There are two fairly recurrent memes in IT infrastructure: the There’s an
API for that! theme, and the Out of box! theme. It is actually telling that
both continue to get play in IT given that they represent polar opposites.
Assuming that each has a value, when do you need something that is -able
(integratable, orchestratable, programmable), and when is it better to have
something that is -ed (integrated, orchestrated, programmed)?
Extensibility or capability?
At the heart of the -able vs -ed decision is whether your primary requirement
is extensibility or capability. But even then, which one is better?
The marketing talk around extensibility is that without something that is
easily extensible, you will find yourself painted into a corner. To a large
extent, this is actually true. Doing an integration once demonstrates that it
can be done once, but if an environment c... (more)
The primary indicator of success is success. That is to say that the number
one thing people look to as a predictor of future performance is past
performance. In the product space, this means that things like adoption are
important as much for what it signals to other people as they are for bottom
line revenues. And this is true even in the open source world.
As SDN speeds its way towards mainstream adoption, this means that projects
like OpenDaylight will need to establish early on that they are not only
deployable but also deployed.
Open source adoption
People frequently point... (more)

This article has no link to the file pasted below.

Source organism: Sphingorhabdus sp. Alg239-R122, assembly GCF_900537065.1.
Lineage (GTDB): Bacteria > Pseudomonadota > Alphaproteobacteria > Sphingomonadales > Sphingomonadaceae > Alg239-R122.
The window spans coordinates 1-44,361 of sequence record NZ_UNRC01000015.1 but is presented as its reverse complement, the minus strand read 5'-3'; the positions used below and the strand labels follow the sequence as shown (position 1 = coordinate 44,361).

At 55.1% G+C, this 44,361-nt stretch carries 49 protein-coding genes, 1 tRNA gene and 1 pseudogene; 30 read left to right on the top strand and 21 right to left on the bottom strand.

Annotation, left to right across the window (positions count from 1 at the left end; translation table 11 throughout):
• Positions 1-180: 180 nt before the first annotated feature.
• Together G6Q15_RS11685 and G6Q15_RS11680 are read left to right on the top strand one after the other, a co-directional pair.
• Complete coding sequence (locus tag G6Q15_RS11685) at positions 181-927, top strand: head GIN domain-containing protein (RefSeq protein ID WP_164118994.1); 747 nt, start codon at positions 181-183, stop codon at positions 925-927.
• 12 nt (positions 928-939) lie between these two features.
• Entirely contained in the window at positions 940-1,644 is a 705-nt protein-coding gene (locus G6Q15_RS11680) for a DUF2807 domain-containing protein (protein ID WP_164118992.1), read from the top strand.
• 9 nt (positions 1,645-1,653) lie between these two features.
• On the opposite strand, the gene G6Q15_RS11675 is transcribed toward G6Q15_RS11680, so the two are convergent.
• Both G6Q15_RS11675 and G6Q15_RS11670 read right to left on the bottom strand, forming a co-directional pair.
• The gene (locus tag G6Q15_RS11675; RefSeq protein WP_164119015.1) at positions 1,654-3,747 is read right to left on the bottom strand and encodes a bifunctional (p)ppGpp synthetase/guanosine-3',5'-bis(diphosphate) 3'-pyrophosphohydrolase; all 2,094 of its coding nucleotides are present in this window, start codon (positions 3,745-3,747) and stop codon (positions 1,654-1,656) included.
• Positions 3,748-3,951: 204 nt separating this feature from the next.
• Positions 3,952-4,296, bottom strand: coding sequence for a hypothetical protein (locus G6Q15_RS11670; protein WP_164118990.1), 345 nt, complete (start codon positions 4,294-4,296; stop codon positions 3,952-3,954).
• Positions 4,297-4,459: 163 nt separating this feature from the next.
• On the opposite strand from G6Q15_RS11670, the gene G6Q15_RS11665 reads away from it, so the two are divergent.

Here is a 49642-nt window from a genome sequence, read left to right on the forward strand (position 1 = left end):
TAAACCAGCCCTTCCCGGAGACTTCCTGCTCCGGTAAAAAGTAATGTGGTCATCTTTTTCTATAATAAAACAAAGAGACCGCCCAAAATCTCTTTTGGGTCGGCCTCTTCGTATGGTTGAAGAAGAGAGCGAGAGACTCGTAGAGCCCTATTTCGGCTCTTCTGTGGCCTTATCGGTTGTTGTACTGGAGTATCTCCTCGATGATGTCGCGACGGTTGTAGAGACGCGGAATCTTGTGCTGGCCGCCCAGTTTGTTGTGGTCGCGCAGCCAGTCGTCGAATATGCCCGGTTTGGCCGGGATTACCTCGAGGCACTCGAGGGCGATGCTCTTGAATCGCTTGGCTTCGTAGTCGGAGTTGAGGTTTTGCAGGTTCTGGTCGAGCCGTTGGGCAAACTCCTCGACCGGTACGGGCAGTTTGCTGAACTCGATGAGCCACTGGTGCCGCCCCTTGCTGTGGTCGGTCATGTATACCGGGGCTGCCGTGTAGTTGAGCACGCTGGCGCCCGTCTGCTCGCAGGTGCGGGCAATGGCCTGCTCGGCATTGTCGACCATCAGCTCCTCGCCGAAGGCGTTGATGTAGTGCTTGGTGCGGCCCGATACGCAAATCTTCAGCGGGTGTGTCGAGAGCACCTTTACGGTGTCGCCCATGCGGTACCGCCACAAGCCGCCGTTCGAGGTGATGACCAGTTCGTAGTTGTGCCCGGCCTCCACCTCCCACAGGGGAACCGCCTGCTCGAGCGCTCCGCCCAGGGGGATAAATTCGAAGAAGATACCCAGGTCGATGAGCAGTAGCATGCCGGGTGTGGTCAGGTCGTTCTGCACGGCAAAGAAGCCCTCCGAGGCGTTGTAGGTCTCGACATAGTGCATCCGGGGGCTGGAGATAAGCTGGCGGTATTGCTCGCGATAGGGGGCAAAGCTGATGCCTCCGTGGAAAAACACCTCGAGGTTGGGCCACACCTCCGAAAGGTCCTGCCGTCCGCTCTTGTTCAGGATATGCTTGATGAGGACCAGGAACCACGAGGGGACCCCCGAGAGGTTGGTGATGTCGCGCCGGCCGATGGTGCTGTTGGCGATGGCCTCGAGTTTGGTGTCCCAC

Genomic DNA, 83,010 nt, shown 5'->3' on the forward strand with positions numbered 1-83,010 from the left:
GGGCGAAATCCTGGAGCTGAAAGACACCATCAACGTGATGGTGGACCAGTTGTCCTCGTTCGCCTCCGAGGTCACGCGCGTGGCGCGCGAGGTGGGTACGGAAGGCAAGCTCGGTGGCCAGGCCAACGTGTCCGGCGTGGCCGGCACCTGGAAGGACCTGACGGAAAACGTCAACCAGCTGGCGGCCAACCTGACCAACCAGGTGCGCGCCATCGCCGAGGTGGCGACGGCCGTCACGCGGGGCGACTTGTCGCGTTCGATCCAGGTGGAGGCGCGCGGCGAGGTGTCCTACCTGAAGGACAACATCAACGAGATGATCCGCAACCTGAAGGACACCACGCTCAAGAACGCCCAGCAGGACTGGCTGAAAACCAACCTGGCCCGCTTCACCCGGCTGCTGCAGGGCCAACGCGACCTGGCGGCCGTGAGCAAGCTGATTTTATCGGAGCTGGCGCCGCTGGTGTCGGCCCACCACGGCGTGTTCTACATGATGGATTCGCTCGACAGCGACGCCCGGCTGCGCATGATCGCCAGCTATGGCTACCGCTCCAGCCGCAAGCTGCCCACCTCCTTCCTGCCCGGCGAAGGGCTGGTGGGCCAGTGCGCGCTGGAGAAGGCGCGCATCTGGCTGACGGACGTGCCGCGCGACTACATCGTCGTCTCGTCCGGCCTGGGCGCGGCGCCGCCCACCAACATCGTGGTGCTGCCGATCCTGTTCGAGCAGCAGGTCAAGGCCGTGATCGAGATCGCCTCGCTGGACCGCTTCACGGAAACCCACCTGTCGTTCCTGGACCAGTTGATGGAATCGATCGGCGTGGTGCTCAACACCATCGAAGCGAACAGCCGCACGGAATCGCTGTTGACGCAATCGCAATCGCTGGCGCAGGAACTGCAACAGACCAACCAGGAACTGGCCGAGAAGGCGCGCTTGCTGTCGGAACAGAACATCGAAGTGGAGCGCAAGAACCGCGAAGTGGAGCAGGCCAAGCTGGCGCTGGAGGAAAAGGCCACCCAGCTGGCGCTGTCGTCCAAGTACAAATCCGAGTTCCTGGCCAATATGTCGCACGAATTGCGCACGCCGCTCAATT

If you talk to folks in the networking industry about switching hardware, you
probably don't get more than a few sentences in before you hear the words
merchant silicon, typically followed closely by commodity hardware. There is
some confusion in the dialogue about these topics, and I think it stems from
a lack of clarity around why this matters and how silicon development
Let's start with why merchant silicon matters.
When people talk about merchant silicon, most of the time they fail to really
clearly specify what it is they want. There are basically two reasons... (more)
Plexxi is gearing up for the 13th Cloud Expo on November 4-7 in Santa Clara,
CA. We’re looking forward to discussing the two major IT trends that will
be the conference focus: cloud computing and big data. Plexxi’s Mike
Bushong recently wrote a post for InfoWorld about the inevitable intersection
of Big Data and SDN, and how Plexxi SDN is already being deployed to the
cloud. We can’t wait to explore these topics and more at the Cloud Expo and
look forward to seeing you all there. In the meantime, watch Plexxi’s Dan
Backman and Nils Swart describe the relationship between Plexxi c... (more)
With the launch of Cisco's software-defined networking startup Insieme
expected tomorrow, our industry is about to hear a lot about
"application-centric" everything. So what does "application-centric
First, some basics: Networking is about connecting computing devices and
systems so they can share data. Networking infrastructures are built with a
combination of hardware such as gateways, routers, and switches that manage
the movement of the data as well as software applications that enable you to
do things like access the Internet and send email.
As you co... (more)